For small shop owners introducing the online product design feature is a simple step by choosing among the applicable tools on the market. You just walk into sites, talk with people, try the software and agree on signing up if it matches your expectations and the printing technology.
For large companies, it does not work like that. Large portals implement various types of non-standard user stories like choosing between various decoration types, having a preliminary registration, offer large number of products and their variations and lots more. Implementing an online design solution for such companies requires a tailored approach and a proper guidance process.
Having over 10 years of experience in working with decoration industry companies, we have adopted an easy process, coined by Spotify once - Think It, Build It, Ship It, Tweak It. The four phases of the project allow us to align it with agile process we use and allow customer to join our team and work out the solution with best cost-effectiveness. This article would give a brief look onto above phases and how they work.
Think It. From the very first contacts with our clients, we thrive to understand what their business is and what problem they are trying to solve with our tool. This comes in a form of company background, desired user stories, problem descriptions and business goals. Once we have defined a set of initial scope that has to be covered, our team comes up with initial demos and prototypes.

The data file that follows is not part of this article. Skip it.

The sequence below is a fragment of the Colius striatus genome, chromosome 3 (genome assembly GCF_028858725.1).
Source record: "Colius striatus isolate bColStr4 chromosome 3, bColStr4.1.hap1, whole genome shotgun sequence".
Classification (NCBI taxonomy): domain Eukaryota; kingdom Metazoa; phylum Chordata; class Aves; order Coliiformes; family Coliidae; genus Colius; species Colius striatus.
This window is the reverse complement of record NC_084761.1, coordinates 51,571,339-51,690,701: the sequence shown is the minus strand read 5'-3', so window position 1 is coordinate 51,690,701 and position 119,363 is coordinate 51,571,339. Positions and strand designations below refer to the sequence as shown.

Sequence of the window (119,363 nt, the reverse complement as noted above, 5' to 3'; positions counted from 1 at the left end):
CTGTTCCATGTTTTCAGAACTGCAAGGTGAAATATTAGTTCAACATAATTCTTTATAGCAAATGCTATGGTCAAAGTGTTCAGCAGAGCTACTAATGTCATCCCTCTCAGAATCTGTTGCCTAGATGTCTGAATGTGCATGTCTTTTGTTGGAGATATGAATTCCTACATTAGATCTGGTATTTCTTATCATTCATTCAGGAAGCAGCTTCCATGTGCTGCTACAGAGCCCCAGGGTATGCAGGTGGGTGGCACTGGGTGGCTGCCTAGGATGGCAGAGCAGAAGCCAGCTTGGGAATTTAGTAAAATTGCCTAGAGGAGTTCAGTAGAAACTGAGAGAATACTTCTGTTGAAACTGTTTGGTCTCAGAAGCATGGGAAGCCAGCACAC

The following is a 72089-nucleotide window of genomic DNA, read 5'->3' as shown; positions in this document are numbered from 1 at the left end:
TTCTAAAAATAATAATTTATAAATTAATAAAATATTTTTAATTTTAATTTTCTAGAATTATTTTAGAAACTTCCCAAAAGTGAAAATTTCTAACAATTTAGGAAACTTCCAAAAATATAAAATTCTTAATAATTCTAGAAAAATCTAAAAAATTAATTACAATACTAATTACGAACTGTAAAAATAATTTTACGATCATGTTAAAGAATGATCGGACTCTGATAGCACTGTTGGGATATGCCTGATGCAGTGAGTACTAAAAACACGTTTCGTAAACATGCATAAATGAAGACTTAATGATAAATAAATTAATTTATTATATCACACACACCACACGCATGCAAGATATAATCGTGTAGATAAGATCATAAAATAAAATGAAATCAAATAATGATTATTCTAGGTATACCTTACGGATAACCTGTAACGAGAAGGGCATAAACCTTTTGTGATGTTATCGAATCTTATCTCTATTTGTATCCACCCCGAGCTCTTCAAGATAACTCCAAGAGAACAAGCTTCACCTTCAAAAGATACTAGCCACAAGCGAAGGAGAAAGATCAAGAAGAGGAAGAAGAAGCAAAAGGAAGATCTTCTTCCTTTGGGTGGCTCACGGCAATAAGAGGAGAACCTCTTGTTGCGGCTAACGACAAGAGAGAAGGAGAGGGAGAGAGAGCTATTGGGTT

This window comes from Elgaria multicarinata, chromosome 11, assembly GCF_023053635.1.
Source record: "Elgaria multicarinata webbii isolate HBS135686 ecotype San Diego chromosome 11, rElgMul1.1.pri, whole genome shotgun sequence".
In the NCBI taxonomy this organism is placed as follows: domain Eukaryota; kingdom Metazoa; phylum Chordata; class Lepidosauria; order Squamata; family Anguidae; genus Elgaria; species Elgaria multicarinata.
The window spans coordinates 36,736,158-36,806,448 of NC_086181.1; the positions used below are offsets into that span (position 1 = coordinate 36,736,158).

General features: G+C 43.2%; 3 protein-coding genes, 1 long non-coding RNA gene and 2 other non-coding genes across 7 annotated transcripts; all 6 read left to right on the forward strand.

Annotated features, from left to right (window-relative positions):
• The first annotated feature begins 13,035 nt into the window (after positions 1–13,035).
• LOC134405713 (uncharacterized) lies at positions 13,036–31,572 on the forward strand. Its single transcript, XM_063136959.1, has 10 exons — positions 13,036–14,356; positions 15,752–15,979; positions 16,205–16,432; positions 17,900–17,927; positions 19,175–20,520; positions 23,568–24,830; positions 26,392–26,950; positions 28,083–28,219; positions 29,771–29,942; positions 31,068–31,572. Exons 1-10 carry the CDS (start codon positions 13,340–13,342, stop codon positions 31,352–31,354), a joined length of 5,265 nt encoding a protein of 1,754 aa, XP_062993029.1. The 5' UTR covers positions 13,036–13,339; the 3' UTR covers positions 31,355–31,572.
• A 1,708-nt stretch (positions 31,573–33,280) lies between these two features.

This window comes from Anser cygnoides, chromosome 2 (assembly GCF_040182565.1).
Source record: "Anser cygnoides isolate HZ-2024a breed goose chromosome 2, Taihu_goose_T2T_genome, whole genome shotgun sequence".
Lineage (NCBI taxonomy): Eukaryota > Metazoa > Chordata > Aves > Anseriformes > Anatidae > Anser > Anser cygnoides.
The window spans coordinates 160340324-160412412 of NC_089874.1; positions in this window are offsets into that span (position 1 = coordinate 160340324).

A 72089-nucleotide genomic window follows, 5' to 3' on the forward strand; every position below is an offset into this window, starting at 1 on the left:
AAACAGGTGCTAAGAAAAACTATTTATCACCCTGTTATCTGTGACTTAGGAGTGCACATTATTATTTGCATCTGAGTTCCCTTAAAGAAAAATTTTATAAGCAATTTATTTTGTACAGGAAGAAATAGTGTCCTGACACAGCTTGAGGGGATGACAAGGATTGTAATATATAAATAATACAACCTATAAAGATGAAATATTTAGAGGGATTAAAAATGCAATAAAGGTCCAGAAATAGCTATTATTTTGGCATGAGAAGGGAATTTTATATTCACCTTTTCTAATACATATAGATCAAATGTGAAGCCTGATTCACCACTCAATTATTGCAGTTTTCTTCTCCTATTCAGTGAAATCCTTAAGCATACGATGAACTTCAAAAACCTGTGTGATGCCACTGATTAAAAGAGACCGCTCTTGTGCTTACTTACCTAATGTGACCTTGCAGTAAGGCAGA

Build It. Once signed up, the team now works more closely with the client team to compile a set of custom user stories, test cases for them and respective performance requirements. Each set of this scope is estimated by the team, so that client is always aware on scope and related cost of the project. The team than plans the sprints accordingly and delivers demos regularly to assure the project is on the track and aligned to customer expectations.
Ship It. Closely to project finish, when around 90% of the scope complete, we encourage client to commence internal acceptance testing and alpha test for the users. At this time both our team and client decides when exactly the product should be released and published to the wide audience.
Tweak It. The project itself isn’t finished with the final release. During the support period, the team stays focused for any performance issues, scope gaps and common fixes to be brushed up for the post-release period. At the same time, both client and team continues to work on further updates, dictated by business needs, thus contributing to overall online product designer value for end user.
The above approach, put into Agile/Scrum methodology we use, provides firm results and is always controllable. For a large company to implement the online design and jump into the market, what could be better?